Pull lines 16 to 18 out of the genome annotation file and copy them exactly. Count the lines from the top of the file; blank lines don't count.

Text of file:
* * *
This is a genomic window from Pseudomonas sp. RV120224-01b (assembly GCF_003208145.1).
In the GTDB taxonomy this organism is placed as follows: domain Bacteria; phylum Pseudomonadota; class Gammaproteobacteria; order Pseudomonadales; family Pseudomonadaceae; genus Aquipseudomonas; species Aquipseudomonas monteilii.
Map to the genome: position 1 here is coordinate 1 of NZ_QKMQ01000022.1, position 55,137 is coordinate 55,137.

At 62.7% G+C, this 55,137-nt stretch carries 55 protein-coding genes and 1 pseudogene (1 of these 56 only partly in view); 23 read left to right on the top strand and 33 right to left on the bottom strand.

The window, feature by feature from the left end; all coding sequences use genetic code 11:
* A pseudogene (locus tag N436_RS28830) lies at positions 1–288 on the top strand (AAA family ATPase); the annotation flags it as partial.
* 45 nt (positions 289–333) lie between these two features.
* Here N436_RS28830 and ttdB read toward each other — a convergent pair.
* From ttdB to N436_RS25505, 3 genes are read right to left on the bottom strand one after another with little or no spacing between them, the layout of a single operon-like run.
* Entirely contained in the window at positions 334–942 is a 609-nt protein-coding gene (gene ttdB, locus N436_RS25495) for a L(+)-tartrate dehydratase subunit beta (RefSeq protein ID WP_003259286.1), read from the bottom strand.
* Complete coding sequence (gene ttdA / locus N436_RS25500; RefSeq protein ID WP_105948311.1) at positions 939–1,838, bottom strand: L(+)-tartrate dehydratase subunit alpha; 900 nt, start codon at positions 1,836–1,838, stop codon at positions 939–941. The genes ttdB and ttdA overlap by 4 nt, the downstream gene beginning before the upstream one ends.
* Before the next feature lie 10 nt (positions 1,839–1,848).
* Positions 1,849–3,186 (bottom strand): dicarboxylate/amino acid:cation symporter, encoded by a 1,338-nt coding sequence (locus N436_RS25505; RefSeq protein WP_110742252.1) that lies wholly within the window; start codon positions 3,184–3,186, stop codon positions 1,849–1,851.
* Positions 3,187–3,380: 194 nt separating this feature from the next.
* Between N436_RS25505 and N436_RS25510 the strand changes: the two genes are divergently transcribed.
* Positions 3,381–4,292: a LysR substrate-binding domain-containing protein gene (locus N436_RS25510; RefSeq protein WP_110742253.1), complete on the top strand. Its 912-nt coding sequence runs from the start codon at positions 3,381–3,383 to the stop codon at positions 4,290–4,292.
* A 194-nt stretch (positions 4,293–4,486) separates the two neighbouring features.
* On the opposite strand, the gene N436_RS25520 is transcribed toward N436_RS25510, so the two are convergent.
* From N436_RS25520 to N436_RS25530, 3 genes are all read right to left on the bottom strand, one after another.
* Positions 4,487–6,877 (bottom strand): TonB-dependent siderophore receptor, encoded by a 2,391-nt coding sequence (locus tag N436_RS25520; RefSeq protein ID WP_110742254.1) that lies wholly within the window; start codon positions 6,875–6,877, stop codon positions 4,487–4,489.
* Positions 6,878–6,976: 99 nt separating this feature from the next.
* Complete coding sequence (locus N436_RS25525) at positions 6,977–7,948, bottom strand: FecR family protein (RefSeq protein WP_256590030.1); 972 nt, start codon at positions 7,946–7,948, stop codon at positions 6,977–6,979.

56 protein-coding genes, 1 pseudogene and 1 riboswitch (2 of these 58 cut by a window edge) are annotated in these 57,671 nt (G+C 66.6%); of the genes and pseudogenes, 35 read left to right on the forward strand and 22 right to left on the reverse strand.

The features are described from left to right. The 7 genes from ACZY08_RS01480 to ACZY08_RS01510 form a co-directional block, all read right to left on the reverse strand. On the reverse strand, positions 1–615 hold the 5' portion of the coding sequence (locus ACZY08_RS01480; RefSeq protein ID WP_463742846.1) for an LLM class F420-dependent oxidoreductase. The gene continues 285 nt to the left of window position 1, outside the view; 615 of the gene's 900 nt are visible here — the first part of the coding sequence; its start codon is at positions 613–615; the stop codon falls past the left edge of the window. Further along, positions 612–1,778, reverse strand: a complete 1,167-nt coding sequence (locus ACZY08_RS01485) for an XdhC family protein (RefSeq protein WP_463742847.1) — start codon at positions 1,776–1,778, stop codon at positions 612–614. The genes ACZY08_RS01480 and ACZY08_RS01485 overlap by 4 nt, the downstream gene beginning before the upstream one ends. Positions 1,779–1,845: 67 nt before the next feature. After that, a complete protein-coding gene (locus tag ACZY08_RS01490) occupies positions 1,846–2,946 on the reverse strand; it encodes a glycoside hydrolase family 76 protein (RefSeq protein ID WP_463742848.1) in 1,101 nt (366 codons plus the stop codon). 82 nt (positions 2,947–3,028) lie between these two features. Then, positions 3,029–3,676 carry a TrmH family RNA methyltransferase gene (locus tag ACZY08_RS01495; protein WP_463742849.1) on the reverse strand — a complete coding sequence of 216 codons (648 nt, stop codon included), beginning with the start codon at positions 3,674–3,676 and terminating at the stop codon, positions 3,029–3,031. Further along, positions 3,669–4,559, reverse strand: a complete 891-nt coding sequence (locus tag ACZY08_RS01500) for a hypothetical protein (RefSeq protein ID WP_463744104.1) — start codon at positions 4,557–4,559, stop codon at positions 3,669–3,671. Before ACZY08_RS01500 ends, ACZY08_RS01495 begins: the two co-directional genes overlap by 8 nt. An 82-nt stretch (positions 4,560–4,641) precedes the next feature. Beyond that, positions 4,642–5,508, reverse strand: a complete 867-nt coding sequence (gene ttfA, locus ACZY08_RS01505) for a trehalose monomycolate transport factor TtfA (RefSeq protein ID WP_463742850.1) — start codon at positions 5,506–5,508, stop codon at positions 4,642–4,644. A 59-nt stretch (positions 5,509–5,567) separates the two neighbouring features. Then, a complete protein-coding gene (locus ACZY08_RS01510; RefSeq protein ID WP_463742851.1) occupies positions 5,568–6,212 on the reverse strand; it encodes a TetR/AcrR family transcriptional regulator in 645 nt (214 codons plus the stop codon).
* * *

* Positions 3,381–4,292: a LysR substrate-binding domain-containing protein gene (locus N436_RS25510; RefSeq protein WP_110742253.1), complete on the top strand. Its 912-nt coding sequence runs from the start codon at positions 3,381–3,383 to the stop codon at positions 4,290–4,292.
* A 194-nt stretch (positions 4,293–4,486) separates the two neighbouring features.
* On the opposite strand, the gene N436_RS25520 is transcribed toward N436_RS25510, so the two are convergent.